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Customized grants research

We realize that a subscription to Grant Spy doesn't fulfill every grant seeker's needs. That's why our research staff is available to conduct customized research. Just tell us about the programs and projects you need grant funding for and we'll locate appropriate federal, state, and/or foundation funding opportunities.


Fees will vary according to the assignment. We accept payment by check or credit-card. To discuss your particular research needs, please contact us via the help page.

How to focus your grants research

Below are some guidelines to consider before commissioning any grants research.

  1. There are three major sources of grants: the federal government, state governments, and foundations (private, public, community, and corporate). Which of these sources should be included in your search?
  2. Don't simply draw up a wish list of the things you hope to buy with your grant award. Think in terms of the problems that the grant money will enable you to solve.
  3. The goal of any grant-maker is not to give away money; the goal of a grant-maker is to achieve its own specific purpose(s) (e.g., improve public education, reduce the incidence of HIV/AIDS in the metro area, provide economic opportunities for women entrepreneurs, etc.). The grantee is merely the vehicle used by the grant-maker to achieve its purpose(s). Think about how your organization or program can appeal to grant-makers. Ask not what the grant-maker can do for you; ask rather what you can do for the grant-maker.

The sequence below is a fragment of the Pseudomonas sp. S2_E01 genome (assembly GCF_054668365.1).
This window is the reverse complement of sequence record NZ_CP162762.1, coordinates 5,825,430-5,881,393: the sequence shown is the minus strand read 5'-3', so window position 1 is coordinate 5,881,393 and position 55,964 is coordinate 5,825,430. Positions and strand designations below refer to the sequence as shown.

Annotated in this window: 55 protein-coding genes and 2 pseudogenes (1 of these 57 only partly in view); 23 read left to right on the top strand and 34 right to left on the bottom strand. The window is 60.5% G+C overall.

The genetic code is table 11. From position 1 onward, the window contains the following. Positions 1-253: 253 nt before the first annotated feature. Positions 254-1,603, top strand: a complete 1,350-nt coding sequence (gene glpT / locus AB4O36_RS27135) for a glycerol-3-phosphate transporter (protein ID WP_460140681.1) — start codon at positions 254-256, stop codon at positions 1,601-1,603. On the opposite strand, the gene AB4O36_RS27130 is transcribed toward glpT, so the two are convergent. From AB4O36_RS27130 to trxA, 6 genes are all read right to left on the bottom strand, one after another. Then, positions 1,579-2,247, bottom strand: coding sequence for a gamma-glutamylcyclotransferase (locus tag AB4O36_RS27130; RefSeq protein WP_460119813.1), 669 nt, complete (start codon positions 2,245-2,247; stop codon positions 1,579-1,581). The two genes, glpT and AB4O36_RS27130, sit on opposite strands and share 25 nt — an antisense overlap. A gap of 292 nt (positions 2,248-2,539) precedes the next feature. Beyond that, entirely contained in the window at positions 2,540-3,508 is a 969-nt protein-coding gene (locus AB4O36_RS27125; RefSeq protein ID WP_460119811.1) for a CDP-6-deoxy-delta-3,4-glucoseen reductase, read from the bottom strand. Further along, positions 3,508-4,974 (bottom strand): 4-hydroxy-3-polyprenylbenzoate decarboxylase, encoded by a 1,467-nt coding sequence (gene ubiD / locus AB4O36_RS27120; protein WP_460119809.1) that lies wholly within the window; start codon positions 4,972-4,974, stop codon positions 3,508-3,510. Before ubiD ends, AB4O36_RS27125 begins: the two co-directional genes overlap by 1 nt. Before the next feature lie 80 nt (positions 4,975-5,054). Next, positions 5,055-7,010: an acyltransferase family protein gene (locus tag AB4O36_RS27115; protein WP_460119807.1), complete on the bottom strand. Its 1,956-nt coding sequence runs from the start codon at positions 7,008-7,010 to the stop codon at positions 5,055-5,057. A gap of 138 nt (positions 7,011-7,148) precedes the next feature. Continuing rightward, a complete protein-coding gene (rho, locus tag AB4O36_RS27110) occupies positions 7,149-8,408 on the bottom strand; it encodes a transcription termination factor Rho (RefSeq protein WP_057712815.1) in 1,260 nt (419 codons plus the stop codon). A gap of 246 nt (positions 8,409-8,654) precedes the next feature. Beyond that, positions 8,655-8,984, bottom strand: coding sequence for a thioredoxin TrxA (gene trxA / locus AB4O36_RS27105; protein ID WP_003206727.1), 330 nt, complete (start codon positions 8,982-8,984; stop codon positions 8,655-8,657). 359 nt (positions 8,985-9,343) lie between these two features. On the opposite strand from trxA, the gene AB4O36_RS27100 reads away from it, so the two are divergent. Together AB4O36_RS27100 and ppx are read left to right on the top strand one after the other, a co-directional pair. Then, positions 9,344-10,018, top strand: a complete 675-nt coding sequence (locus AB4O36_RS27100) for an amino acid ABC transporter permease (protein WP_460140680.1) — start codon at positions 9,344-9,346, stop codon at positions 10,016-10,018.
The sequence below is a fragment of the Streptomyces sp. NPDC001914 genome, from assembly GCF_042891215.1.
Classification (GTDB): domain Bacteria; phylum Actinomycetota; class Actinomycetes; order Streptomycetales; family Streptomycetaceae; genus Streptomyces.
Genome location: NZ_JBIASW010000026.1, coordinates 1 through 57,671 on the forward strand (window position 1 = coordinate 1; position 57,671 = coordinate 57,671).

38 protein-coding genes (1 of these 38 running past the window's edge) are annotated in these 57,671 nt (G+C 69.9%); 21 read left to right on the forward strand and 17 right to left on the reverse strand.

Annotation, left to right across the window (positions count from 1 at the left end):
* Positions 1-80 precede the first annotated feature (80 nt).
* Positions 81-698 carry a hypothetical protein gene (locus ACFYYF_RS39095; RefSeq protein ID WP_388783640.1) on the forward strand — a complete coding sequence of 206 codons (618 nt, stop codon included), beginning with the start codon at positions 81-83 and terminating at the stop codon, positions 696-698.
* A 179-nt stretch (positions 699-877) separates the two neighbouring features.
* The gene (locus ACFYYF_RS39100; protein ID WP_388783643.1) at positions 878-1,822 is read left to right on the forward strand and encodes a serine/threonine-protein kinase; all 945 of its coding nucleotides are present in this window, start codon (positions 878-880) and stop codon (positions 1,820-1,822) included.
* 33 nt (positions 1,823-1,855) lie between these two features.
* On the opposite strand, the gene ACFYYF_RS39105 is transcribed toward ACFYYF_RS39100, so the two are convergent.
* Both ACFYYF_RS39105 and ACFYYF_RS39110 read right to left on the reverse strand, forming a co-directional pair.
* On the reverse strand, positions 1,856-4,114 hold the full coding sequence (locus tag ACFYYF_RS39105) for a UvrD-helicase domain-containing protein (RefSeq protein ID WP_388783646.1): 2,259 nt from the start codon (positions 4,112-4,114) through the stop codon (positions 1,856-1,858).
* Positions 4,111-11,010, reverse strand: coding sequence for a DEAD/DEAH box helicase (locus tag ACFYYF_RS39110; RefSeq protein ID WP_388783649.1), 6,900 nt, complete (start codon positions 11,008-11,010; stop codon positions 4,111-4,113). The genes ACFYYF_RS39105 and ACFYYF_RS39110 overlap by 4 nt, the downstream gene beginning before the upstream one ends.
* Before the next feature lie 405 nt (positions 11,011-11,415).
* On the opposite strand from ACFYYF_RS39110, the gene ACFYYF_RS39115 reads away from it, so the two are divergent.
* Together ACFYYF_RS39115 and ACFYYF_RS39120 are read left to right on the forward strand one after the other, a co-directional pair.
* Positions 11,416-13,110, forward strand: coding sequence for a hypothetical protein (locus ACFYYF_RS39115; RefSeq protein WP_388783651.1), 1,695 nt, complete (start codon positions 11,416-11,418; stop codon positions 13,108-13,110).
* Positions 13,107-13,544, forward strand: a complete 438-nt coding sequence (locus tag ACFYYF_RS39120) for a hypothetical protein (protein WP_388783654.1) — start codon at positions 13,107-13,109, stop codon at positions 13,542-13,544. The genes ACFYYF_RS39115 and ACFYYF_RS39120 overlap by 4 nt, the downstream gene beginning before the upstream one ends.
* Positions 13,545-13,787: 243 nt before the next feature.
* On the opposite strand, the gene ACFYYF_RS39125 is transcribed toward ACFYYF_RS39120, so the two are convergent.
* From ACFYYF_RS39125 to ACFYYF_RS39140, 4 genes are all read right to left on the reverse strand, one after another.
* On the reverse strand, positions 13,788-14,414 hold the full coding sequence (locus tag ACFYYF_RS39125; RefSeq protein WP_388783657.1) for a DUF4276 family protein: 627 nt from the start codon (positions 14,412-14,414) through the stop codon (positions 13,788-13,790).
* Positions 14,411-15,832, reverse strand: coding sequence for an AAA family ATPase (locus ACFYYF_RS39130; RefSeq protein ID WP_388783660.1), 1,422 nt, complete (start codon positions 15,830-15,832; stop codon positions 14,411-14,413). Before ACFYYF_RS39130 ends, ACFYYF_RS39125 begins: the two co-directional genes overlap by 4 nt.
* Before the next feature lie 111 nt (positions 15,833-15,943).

4. Grants offered by government agencies typically have very specific guidelines: either you will be eligible to apply, or you won't. On the other hand, grant programs offered by foundations have guidelines ranging from very specific to very vague. Foundations with very vague guidelines will nevertheless expect to receive very specific proposals.
  5. Try to define your needs broadly. At any given moment, your chances of finding, say, "a grant to build a fountain in the park" are relatively low. Your chances of finding "a grant for public art" are higher.
  6. Think about your long-term needs. Most grant programs run on cycles, and many (especially government programs) only accept applications during one or two months out of the year.
  7. Remember: charity begins at home. Have you approached philanthropists, charities, and businesses in your own community yet? If you can't find support for your organization or program in your own back yard, you're likely to have a tough time convincing a foundation across the country to support it.